Vibrant New Orleans-style jazz and brilliant contemporary ballet collided in ways at once unpredictable, satisfying and often wondrous when the musicians of Preservation Hall and the dancers of Trey McIntyre met at Walt Disney Concert Hall on Tuesday.
With “Band’s in Town,” the eight members of the Preservation Hall Jazz Band immediately established their stylistic authority and consummate skill as soloists, playing from a tiny platform at the far end of the hall. The prevailing acoustics masked the amplified vocals but kept Freddie Lonzo’s trombone and Ben Jaffe’s tuba nearly seismic, even in the fabulous massed jams.
If the band upheld a noble American tradition on Tuesday, the choreography extended it by finding exciting movement equivalents for some of the bedrock principles of jazz — intricacy, for starters, plus individual expression and a sense of unbridled syncopation. In the 9-month-old “The Sweeter End,” the 10 members of the Trey McIntyre Project performed with devastating sharpness a breathless, engulfing, high-speed amalgam of ballet steps, gymnastic feats, ballroom fragments and eruptions of snake-hips undulation. And it always flowed, always swung.
By itself, John Michael Schert’s extraordinary solo to “Ol’ Man Mose” showed you a linear ballet body suddenly fractured, melted down, reintegrated and reconstituted as a futuristic prototype ready for anything. And the two contrasting arrangements of “St. James Infirmary” (one weighty and dirge-like, the other explosively propulsive) found McIntyre’s forces not so much dancing to the music as developing a daring, virtuosic dialogue with it.Seen at the Hollywood Bowl a year ago, the 2008 suite titled “Ma Maison” put a conceptual frame around the dancing by dressing the cast in skull masks and playing for macabre humor. But the loose-limbed, mock-throwaway style and grotesque apparel didn’t slow anyone down. And just when you thought the careening ensembles were about to become dangerously formless and incoherent, McIntyre nailed them to the music and stage space with a startling unison passage or moment of perfect synchrony — one that dissolved so quickly you might almost have imagined it.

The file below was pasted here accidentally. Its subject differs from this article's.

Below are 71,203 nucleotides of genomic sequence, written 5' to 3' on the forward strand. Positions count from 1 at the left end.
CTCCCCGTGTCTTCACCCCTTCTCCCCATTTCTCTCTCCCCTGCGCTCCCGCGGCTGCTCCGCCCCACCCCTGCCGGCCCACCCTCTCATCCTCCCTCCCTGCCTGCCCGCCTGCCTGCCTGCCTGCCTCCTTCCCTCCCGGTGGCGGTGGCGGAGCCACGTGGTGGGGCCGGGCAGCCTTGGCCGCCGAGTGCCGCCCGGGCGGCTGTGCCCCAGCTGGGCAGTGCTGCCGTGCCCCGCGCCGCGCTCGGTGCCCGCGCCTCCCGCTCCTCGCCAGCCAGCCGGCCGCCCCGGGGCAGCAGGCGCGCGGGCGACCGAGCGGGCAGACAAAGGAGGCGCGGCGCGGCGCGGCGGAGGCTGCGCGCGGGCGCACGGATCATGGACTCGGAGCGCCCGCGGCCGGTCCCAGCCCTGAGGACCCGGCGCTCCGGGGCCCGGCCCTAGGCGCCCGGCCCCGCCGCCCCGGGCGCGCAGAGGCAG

Meanwhile the band played on, sometimes deferring to the dancers by providing spare drum-and-hand-clap accompaniment, but elsewhere challenging any dancer anywhere to match the spirit and cohesion of its super, über-Dixieland musicianship. But the wow factor of McIntyre’s choreography never faltered, so the evening sustained the sense of an ideal collaboration and proved again that there is indeed such a thing as genuine 21st century ballet, and it belongs more to this guy from Wichita than any of the over-hyped pretenders from England, France or Russia.
McIntyre rocks, McIntyre rules. Everyone else can just get in line.
“I could almost hear the clatter of bones as nine skeletons, dressed in Carnival motley, shimmied to the wailing clarinet, dangled loose-limbed arms to the thrum of the banjo, and jerked their heads, as if nagged by the long, steady roll of the snare. When a downbeat came, they let loose with fluttering steps and whiplash turns from the world of ballet, moving with the singular purpose of schooling fish chased by a shark.
For me, and the thousand cheering dance fans who packed Tulane University’s Dixon Hall on Friday, Nov. 21, it seemed that Mardi Gras had come early — not the Bourbon Street party for hooting tourists and girls-gone-wild, but the dark revel that only makes sense when you’ve gone through a hurricane season, buried a few friends and danced in a second line parade with tears in your eyes.
Is it clear that I’m also talking about an artistic triumph? I hope so, for that’s exactly what was delivered in “Ma Maison,” the stunning, 30-minute dance collaboration between choreographer Trey McIntyre, local costume designer Jeanne Button, the improvising musicians of the Preservation Hall Jazz Band, and nine dancers whose artistry let them forge a powerful blend of street styles and ballet athleticism.
“Ma Maison” unfolded seamlessly on Friday as dancers from the Trey McIntyre Project mixed Halloween mime and ballet lifts with knee-knocking Charleston steps and the sudden shifts of direction one associates with great running backs at the line of scrimmage.”